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more useful to the public for whom I acted, by availing them of the services of a faithful and able citizen. It is not, then, to me you are indebted, but to his worth and science which marked him for notice. Mine was but an act of duty, which, like the payment of a debt, has no merit to claim; and I feel myself fully remunerated by its having been the means of introducing to me the knowledge of an amiable daughter, inheriting the kind heart of her father, copying, in the age of the passions, the virtues of a model tested by time and experience. Go on then my worthy friend, in this career of excellence, and be strong in the assurance given by an inspired pen, "I have been young, and now I am old, and yet never saw I the righteous forsaken, or his seed begging their bread.

And if the prayers of an old man can be of any avail, you shall ever have mine most ardently. Accept my friendly salutations.

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MONTICELLO, June 19, 1816.

I thank you, dear Sir, for the eulogy of Mr. Dexter, which you have been so kind as to send me, and I subscribe with sincerity to the testimonies it bears

'Joseph Story, one of the most eminent jurists this country has produced, was born in Marblehead, Mass., Sept. 18, 1779, and died in Cambridge Sept. 10, 1845. In November, 1811, when little more than thirty-two, he was made an Associate Justice of the Supreme Court of the United States. See Story's Life and Letters of Joseph Story.-EDS.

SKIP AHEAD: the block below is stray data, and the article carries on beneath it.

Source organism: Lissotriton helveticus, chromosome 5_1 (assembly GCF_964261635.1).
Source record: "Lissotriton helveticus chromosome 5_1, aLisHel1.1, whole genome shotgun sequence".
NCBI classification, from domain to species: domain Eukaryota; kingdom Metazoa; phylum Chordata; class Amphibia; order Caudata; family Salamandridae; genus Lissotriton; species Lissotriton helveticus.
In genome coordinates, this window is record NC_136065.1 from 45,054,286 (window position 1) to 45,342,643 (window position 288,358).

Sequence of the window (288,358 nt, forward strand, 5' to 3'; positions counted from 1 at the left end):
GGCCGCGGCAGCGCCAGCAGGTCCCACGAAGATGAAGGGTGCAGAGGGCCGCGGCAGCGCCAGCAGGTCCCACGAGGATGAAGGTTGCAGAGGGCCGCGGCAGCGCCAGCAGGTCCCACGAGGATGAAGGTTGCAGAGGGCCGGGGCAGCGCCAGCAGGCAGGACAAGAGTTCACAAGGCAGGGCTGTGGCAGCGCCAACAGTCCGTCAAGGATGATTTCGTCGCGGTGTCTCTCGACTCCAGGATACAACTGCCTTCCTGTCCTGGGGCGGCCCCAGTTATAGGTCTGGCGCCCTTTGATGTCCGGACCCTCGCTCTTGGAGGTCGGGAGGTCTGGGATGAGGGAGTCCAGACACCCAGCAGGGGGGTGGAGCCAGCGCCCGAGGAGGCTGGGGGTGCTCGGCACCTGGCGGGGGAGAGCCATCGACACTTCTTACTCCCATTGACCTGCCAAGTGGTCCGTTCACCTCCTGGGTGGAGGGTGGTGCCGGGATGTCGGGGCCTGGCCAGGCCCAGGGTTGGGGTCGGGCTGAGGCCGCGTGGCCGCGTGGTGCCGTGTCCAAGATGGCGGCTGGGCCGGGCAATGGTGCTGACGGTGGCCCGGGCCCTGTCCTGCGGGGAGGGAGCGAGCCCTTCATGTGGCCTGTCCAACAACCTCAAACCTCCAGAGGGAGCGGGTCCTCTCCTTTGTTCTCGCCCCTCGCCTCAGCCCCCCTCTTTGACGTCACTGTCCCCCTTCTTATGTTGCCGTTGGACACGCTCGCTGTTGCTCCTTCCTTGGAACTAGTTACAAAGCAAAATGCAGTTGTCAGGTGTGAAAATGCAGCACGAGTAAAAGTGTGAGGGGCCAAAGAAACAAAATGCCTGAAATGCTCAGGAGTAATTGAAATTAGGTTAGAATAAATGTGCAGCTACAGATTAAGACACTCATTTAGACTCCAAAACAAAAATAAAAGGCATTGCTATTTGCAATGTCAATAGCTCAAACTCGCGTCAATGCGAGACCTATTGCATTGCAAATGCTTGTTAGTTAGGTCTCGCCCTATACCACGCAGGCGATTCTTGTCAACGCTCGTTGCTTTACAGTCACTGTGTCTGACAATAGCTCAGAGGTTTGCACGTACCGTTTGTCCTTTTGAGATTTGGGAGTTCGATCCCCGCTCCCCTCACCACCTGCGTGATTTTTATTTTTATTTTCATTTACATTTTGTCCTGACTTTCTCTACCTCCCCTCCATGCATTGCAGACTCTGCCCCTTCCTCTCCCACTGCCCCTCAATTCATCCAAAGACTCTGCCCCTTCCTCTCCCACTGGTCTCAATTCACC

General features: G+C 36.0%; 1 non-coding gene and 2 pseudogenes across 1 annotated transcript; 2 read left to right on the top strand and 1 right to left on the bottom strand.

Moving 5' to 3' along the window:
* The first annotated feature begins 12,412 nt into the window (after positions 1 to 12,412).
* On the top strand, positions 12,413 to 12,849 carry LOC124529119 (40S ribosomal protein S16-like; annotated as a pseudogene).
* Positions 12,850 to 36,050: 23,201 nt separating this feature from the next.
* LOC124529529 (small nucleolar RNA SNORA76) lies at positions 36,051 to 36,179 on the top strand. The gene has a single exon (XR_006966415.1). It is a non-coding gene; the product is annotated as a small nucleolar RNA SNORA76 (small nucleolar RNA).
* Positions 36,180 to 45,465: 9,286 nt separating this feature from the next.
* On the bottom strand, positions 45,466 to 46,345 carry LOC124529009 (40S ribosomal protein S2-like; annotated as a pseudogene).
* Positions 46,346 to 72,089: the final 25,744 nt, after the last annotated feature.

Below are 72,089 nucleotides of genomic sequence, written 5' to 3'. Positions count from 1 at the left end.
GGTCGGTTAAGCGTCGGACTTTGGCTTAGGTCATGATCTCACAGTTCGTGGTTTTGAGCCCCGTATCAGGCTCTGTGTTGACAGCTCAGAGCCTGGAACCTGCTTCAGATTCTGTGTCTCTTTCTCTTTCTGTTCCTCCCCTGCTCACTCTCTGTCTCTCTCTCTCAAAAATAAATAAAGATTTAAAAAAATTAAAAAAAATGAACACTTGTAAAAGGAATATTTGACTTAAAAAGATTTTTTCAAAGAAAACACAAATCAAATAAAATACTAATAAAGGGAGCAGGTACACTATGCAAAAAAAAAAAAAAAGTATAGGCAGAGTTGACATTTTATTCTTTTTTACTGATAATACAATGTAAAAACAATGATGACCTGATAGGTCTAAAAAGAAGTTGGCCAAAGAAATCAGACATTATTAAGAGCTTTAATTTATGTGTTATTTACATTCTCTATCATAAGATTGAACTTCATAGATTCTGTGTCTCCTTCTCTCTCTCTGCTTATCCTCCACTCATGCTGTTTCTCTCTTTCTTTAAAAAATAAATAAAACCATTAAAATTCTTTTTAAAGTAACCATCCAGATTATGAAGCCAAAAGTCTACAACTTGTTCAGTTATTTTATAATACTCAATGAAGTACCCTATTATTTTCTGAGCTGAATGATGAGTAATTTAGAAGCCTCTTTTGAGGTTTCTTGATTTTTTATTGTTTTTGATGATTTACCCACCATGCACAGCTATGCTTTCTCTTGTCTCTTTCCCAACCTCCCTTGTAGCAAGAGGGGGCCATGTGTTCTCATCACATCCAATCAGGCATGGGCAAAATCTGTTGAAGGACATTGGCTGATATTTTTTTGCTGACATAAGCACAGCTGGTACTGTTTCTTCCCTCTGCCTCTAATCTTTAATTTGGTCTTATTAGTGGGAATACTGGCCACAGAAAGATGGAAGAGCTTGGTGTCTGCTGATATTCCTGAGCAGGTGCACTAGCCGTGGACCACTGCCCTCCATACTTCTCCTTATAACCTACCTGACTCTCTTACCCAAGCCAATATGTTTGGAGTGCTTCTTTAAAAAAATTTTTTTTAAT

of his merits. No one rendered more justice to his virtues and talents than myself; and if, in political matters, we entertained some differences of opinion, they were on both sides the result of honest conviction, and held by both as inoffensive as differences of feature. His loss was a real affliction to the friends of our Union, and especially at a crisis when a successor was in question to the important magistracy for which he was proposed. I am fond, however, of believing that the majority with you will still return to the sacred principle of fidelity to the Union, and will see in the duties which he would have inculcated their own most important interests. Accept the assurance of my great esteem and respect.


MONTICELLO, July 27, 1816. DEAR SIR,-Your favor of the twentieth is received, and I take up my pen merely to assure you I had not mentioned the return of the paintings from any hurry to receive them, but merely to make known a safe occasion of sending them, if done with. I thank you for the offer to place a copy of one of them here in oil, but Stuart's original takes as much room on the walls as the thing is worth. With respect to the merit of Otis's painting,' I am not qual

1 Bass Otis painted a portrait of Jefferson, which was engraved for Joseph Delaplaine's Portrait Gallery. It has been reproduced as a photogravure for the present work. See Frontispiece of vol, v.

ified to say anything, for this is a case where the precept of "know thyself" does not apply. The ladies from the studies of their looking-glasses may be good judges of their own faces; but we see ours only under a mask of soap suds and the scrapings of the razor.

Accept always the assurance of my great esteem and respect.


MONTICELLO, September 3, 1816. DEAR SIR,-Your favor of August has been duly received, with the pamphlet it covered.1 Colonel Monroe happened to be at his seat adjoining me, and to dine with me the day I received it. I thought I could not make better use of it than by putting it into his hands, to let him know his friends. You say nothing in your letter of your health, which, after so long an interval, cannot but be interesting to a friend. I hope it continues firm. As for myself, I weaken very sensibly, yet with such a continuance of good health as makes me fear I shall wear out very tediously, which is not what one would wish. I see